Attachment to Pig Hunt Dated: 29 December 2007
Fact Sheet Media Department
ADF Issue Weapons Systems Brief Pub: Pig Hunt
The Predator Unmanned Aerial System
Predator is a long‐dwell UAV operating in excess of 24 hours. Thatʹs equivalent to flying 400 nautical miles, hanging out for over 14 hours, and then flying home the other 400 nautical miles. It operates usually around 15,000 feet, although it can fly as high as 25,000 feet. The payload is about 450 pounds. Predator is flown manually by a pilot with a stick that controls the aircraft.
Predator RQ1 / MQ1 / MQ9 Reaper Unmanned Aerial Vehicle (UAV)
RQ‐1 Predator is a long endurance, medium altitude unmanned aircraft system for surveillance and reconnaissance missions. Surveillance imagery from synthetic aperture radar, video cameras and a Forward Looking Infra‐Red (FLIR) can be distributed in real‐time both to the front line soldier and to the operational commander, or worldwide in real‐time via satellite communication links. MQ‐1, armed with AGM‐114 Hellfire missiles, is the multi‐role version which is used for armed reconnaissance and interdiction. A contract was awarded to General Atomics Aeronautical Systems in January 1994 to execute the Tier II, Medium Altitude Endurance Predator Program. The Predator system first flew in 1994 and entered production in August 1997.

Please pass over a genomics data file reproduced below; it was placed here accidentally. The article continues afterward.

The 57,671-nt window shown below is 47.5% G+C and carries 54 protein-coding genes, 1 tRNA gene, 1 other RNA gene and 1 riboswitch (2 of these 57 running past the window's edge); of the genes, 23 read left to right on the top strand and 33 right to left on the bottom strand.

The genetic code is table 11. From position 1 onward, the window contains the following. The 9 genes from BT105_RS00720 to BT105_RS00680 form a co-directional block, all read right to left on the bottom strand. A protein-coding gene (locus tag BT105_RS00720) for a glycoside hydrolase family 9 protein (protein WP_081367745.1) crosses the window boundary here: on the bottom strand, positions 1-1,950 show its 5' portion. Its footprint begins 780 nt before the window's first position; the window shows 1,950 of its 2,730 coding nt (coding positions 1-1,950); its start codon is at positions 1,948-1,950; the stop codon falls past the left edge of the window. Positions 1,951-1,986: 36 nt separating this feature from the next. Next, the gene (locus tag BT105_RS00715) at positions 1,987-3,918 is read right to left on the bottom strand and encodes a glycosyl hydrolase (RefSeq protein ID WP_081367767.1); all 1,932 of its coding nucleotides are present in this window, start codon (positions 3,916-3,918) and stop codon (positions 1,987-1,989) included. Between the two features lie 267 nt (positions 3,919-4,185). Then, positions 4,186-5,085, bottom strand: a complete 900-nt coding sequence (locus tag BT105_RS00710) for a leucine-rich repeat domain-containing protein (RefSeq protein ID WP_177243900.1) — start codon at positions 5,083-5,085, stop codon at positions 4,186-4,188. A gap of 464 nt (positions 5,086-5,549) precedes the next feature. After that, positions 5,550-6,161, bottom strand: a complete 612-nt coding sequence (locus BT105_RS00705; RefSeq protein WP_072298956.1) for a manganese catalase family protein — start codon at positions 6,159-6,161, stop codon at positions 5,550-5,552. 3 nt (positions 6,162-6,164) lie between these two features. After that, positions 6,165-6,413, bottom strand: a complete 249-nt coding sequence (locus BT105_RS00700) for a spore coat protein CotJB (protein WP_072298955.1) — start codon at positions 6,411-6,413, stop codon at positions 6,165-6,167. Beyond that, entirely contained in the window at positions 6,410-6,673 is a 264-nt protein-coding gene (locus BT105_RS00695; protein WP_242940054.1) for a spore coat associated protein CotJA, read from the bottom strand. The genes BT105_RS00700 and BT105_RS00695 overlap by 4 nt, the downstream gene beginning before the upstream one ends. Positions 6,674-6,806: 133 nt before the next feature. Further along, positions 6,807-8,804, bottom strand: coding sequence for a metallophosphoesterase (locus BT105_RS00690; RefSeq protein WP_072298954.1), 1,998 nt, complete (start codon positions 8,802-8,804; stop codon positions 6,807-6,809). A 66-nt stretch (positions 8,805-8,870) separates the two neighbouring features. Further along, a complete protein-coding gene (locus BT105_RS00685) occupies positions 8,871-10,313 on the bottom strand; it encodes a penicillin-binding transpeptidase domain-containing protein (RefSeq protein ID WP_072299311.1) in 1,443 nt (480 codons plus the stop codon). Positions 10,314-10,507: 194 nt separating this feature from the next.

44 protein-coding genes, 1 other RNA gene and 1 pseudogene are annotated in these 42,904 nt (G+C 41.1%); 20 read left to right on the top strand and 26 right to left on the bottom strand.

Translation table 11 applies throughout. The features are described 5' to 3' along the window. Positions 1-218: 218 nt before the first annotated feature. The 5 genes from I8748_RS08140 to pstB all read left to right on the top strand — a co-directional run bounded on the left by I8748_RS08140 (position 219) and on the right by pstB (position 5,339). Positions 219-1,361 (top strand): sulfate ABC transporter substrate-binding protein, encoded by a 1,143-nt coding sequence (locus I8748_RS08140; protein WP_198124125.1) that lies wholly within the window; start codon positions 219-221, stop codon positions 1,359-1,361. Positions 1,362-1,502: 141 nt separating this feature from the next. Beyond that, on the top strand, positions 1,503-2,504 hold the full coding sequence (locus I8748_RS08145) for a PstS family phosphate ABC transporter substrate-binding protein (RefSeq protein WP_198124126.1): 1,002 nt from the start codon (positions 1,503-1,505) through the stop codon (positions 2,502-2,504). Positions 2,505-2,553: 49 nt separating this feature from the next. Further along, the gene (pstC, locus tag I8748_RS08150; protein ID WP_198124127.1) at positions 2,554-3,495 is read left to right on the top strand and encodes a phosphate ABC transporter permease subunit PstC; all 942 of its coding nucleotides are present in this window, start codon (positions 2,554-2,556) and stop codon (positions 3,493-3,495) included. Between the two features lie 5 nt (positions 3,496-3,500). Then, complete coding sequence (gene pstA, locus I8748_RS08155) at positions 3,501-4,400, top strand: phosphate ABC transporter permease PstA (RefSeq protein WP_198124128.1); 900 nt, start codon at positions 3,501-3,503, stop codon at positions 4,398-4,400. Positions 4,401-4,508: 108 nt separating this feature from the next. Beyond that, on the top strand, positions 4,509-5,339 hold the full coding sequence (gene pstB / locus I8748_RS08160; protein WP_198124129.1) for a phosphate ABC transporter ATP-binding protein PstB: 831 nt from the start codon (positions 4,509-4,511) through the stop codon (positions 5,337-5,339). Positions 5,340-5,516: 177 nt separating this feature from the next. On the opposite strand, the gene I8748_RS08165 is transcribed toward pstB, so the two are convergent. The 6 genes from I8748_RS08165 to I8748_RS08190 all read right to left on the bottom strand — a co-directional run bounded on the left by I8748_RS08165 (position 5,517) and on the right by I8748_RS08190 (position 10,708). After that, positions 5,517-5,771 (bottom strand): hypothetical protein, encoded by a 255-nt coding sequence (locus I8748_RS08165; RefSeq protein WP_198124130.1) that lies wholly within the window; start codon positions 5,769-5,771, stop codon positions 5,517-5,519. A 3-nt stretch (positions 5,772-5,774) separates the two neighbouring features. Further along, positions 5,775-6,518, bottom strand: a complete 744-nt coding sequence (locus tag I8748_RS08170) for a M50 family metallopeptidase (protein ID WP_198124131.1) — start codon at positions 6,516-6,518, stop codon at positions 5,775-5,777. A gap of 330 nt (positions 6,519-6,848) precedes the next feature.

[Sec=Unclassified] Predators are currently in production for the US Air Force and are operational with the USAF 11th and 15th Reconnaissance Squadrons. Over 125 Predators have been delivered to the USAF. Six Predator UAVs are in service with the Italian Air Force. Italian company Meteor was responsible for assembly of five of the six. The Italian system was deployed to Iraq in January 2005. Predator UAV's have been operational in Bosnia since 1995 in support of NATO, UN and US operations and as part of Operation Enduring Freedom in Afghanistan and Operation Iraqi Freedom, flying over 100,000 flight hours. The MQ‐1 Predator achieved Initial Operating Capability (IOC) in February 2005. General Atomics is the prime contractor and the main subcontractors include: Versatron / Wescam for the electro‐optical Skyball Gimbal; Northrop Grumman for the synthetic aperture radar; L3 Communication for the wideband satellite communications link; and Boeing for the intelligence workstation and mission planning system. In February 2001, the Hellfire‐C laser‐guided missile was successfully fired from a Predator air vehicle in flight tests at Nellis air force base, Nevada. In November 2002 in Yemen, a Predator UAV was used to drop a Hellfire missile which destroyed a civilian vehicle carrying suspected terrorists. A Northrop Grumman Bat submunition was successfully dropped and a FINDER mini‐UAV launched from a Predator UAV in August 2002.